Silent Sam not for Harnett


To the editor:

I am writing to express concern over the suggested movement of the Silent Sam statue to Harnett County.

The Confederates were nothing more than domestic terrorists who took up arms against the United States of America to prevent the abolition of slavery. Their terrorism was aimed to ensure the enforcement of slavery and African-American oppression.

Confederate monuments were not created in honest remembrance, but to preserve white supremacy and racial intimidation and to recast history.

They pridefully erected such blatant symbols of racism, pro-slavery, terrorism, and anti-Americanism at courthouses, universities, libraries, and other institutions where justice is essential in order to send a message of white supremacy to the African-Americans of this nation.

Americans should be ashamed to have allowed the erection of Silent Sam along with other racially oppressive Confederate statues to be put up in the first place, and then allowed to remain erected for so long. They belong in a museum with historical context and an explanation with the role they had in obscuring facts.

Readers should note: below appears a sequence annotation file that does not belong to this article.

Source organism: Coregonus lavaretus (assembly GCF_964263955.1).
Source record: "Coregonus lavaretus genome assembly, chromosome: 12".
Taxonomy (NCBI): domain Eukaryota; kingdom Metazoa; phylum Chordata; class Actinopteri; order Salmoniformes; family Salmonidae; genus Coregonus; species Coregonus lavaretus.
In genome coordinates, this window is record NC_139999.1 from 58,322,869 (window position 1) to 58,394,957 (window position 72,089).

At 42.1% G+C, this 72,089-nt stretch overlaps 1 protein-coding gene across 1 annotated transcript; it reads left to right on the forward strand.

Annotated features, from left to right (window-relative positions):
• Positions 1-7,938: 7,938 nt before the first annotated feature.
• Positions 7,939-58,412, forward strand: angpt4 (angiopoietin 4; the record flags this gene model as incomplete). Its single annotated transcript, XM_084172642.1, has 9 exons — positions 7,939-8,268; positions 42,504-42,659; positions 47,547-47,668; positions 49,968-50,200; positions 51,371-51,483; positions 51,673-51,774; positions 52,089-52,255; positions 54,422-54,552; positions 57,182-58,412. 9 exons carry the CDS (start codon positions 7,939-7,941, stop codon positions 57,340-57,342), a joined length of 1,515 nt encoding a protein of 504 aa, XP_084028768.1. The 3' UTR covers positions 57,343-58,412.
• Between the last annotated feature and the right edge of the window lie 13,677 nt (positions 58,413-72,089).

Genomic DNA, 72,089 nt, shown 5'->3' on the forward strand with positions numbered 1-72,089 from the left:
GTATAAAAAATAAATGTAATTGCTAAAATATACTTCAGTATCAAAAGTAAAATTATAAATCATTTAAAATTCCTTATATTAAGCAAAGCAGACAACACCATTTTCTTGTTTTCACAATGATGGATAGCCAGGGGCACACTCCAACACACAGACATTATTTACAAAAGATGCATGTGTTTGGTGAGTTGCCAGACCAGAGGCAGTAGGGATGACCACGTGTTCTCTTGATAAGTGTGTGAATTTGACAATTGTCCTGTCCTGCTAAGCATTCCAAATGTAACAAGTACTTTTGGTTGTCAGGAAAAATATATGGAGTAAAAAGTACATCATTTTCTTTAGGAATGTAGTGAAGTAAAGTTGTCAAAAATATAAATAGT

It is also important to note that Julius Carr, the honored speaker at the unveiling of the statue, consciously sought the permanent exclusion of the African-American from the political process. Seeking the instituting of barriers to the ballot by amending the North Carolina constitution. To quote him from one 1898 address given in Concord, “The Amendment proposes to eliminate the vote of the ignorant negro and thereby increase the dignity and power of the white man’s ballot.”

Is this what Harnett County wants to represent?

Those students were correct in tearing down Silent Sam in order to destroy hate and oppression that the statue represents. We should follow their example by stopping the spread of ignorance, white supremacy, and statues that glorify both racial domestic terrorism and the oppression of women and instead celebrate the diversity and strength of the people who live and built Harnett County into what it is today.

Carolyn McDougal


Ms. McDougal is 2nd vice president of the N.C. NAACP and president of the Harnett County NAACP branch.


No comments on this story | Please log in to comment by clicking here
Please log in or register to add your comment